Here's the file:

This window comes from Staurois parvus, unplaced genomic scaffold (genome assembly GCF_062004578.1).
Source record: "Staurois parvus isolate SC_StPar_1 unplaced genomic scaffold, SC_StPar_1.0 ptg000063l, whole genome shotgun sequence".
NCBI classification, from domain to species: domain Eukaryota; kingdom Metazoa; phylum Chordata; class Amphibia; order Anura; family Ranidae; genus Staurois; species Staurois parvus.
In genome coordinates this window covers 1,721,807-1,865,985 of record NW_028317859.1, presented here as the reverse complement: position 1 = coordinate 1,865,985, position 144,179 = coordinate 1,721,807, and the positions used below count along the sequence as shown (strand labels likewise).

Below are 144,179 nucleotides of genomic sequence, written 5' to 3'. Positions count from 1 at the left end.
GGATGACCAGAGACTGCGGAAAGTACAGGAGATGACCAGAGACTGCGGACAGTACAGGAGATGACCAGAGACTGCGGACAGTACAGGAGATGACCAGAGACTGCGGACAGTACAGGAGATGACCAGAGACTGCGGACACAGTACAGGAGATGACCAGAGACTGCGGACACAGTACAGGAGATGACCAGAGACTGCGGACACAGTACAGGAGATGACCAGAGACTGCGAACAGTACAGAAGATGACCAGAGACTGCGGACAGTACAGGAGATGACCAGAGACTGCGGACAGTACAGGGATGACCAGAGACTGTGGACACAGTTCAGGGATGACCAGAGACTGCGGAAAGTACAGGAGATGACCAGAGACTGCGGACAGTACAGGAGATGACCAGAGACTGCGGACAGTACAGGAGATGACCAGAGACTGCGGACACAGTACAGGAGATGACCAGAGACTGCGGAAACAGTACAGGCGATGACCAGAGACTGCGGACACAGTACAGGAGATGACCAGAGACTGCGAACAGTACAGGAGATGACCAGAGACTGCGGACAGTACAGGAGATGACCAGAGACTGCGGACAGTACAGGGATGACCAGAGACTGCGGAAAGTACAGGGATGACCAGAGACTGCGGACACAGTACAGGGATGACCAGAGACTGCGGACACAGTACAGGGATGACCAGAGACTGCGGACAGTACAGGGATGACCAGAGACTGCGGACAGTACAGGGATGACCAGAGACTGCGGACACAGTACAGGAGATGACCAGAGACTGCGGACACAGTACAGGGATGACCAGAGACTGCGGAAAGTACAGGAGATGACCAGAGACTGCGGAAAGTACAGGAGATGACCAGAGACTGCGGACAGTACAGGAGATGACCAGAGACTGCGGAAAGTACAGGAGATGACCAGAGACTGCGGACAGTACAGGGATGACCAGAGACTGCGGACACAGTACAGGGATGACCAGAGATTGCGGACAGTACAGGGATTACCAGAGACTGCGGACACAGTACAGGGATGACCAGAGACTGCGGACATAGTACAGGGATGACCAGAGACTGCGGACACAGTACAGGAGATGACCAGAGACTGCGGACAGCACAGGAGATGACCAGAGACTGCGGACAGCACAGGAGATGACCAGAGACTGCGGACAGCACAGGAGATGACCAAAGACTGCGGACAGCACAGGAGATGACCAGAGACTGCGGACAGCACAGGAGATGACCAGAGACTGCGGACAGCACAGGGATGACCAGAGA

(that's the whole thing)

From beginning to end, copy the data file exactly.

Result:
This window comes from Staurois parvus, unplaced genomic scaffold (genome assembly GCF_062004578.1).
Source record: "Staurois parvus isolate SC_StPar_1 unplaced genomic scaffold, SC_StPar_1.0 ptg000063l, whole genome shotgun sequence".
NCBI classification, from domain to species: domain Eukaryota; kingdom Metazoa; phylum Chordata; class Amphibia; order Anura; family Ranidae; genus Staurois; species Staurois parvus.
In genome coordinates this window covers 1,721,807-1,865,985 of record NW_028317859.1, presented here as the reverse complement: position 1 = coordinate 1,865,985, position 144,179 = coordinate 1,721,807, and the positions used below count along the sequence as shown (strand labels likewise).

Below are 144,179 nucleotides of genomic sequence, written 5' to 3'. Positions count from 1 at the left end.
GGATGACCAGAGACTGCGGAAAGTACAGGAGATGACCAGAGACTGCGGACAGTACAGGAGATGACCAGAGACTGCGGACAGTACAGGAGATGACCAGAGACTGCGGACAGTACAGGAGATGACCAGAGACTGCGGACACAGTACAGGAGATGACCAGAGACTGCGGACACAGTACAGGAGATGACCAGAGACTGCGGACACAGTACAGGAGATGACCAGAGACTGCGAACAGTACAGAAGATGACCAGAGACTGCGGACAGTACAGGAGATGACCAGAGACTGCGGACAGTACAGGGATGACCAGAGACTGTGGACACAGTTCAGGGATGACCAGAGACTGCGGAAAGTACAGGAGATGACCAGAGACTGCGGACAGTACAGGAGATGACCAGAGACTGCGGACAGTACAGGAGATGACCAGAGACTGCGGACACAGTACAGGAGATGACCAGAGACTGCGGAAACAGTACAGGCGATGACCAGAGACTGCGGACACAGTACAGGAGATGACCAGAGACTGCGAACAGTACAGGAGATGACCAGAGACTGCGGACAGTACAGGAGATGACCAGAGACTGCGGACAGTACAGGGATGACCAGAGACTGCGGAAAGTACAGGGATGACCAGAGACTGCGGACACAGTACAGGGATGACCAGAGACTGCGGACACAGTACAGGGATGACCAGAGACTGCGGACAGTACAGGGATGACCAGAGACTGCGGACAGTACAGGGATGACCAGAGACTGCGGACACAGTACAGGAGATGACCAGAGACTGCGGACACAGTACAGGGATGACCAGAGACTGCGGAAAGTACAGGAGATGACCAGAGACTGCGGAAAGTACAGGAGATGACCAGAGACTGCGGACAGTACAGGAGATGACCAGAGACTGCGGAAAGTACAGGAGATGACCAGAGACTGCGGACAGTACAGGGATGACCAGAGACTGCGGACACAGTACAGGGATGACCAGAGATTGCGGACAGTACAGGGATTACCAGAGACTGCGGACACAGTACAGGGATGACCAGAGACTGCGGACATAGTACAGGGATGACCAGAGACTGCGGACACAGTACAGGAGATGACCAGAGACTGCGGACAGCACAGGAGATGACCAGAGACTGCGGACAGCACAGGAGATGACCAGAGACTGCGGACAGCACAGGAGATGACCAAAGACTGCGGACAGCACAGGAGATGACCAGAGACTGCGGACAGCACAGGAGATGACCAGAGACTGCGGACAGCACAGGGATGACCAGAGA